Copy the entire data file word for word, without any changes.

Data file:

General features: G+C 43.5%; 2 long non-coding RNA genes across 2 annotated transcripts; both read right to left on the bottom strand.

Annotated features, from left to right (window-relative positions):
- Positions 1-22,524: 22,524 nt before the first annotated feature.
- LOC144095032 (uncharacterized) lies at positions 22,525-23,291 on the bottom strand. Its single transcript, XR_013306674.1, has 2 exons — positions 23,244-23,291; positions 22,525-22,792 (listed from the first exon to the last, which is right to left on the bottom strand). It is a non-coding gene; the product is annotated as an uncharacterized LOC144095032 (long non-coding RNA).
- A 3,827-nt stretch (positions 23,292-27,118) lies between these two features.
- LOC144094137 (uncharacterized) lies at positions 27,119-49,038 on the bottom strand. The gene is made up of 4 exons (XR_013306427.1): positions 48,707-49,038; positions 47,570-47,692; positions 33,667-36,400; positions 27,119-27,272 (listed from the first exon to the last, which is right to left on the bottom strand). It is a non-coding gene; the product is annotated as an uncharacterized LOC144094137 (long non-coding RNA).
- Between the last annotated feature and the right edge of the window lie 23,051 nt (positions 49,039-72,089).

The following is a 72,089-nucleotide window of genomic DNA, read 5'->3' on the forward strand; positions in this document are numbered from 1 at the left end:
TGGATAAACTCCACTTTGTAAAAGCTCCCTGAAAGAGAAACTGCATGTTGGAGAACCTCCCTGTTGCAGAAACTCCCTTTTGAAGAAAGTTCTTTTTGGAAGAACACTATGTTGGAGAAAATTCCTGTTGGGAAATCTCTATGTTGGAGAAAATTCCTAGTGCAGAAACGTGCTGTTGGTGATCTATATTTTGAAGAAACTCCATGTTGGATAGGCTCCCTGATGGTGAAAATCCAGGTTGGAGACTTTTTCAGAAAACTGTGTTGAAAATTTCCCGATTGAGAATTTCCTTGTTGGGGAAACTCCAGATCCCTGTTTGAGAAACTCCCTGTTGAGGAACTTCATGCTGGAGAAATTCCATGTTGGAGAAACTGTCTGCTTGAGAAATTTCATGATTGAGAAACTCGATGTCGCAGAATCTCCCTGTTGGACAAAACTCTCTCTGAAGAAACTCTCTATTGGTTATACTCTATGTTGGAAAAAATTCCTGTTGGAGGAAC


General features: G+C 43.5%; 2 long non-coding RNA genes across 2 annotated transcripts; both read right to left on the bottom strand.

Annotated features, from left to right (window-relative positions):
- Positions 1-22,524: 22,524 nt before the first annotated feature.
- LOC144095032 (uncharacterized) lies at positions 22,525-23,291 on the bottom strand. Its single transcript, XR_013306674.1, has 2 exons — positions 23,244-23,291; positions 22,525-22,792 (listed from the first exon to the last, which is right to left on the bottom strand). It is a non-coding gene; the product is annotated as an uncharacterized LOC144095032 (long non-coding RNA).
- A 3,827-nt stretch (positions 23,292-27,118) lies between these two features.
- LOC144094137 (uncharacterized) lies at positions 27,119-49,038 on the bottom strand. The gene is made up of 4 exons (XR_013306427.1): positions 48,707-49,038; positions 47,570-47,692; positions 33,667-36,400; positions 27,119-27,272 (listed from the first exon to the last, which is right to left on the bottom strand). It is a non-coding gene; the product is annotated as an uncharacterized LOC144094137 (long non-coding RNA).
- Between the last annotated feature and the right edge of the window lie 23,051 nt (positions 49,039-72,089).

The following is a 72,089-nucleotide window of genomic DNA, read 5'->3' on the forward strand; positions in this document are numbered from 1 at the left end:
TGGATAAACTCCACTTTGTAAAAGCTCCCTGAAAGAGAAACTGCATGTTGGAGAACCTCCCTGTTGCAGAAACTCCCTTTTGAAGAAAGTTCTTTTTGGAAGAACACTATGTTGGAGAAAATTCCTGTTGGGAAATCTCTATGTTGGAGAAAATTCCTAGTGCAGAAACGTGCTGTTGGTGATCTATATTTTGAAGAAACTCCATGTTGGATAGGCTCCCTGATGGTGAAAATCCAGGTTGGAGACTTTTTCAGAAAACTGTGTTGAAAATTTCCCGATTGAGAATTTCCTTGTTGGGGAAACTCCAGATCCCTGTTTGAGAAACTCCCTGTTGAGGAACTTCATGCTGGAGAAATTCCATGTTGGAGAAACTGTCTGCTTGAGAAATTTCATGATTGAGAAACTCGATGTCGCAGAATCTCCCTGTTGGACAAAACTCTCTCTGAAGAAACTCTCTATTGGTTATACTCTATGTTGGAAAAAATTCCTGTTGGAGGAAC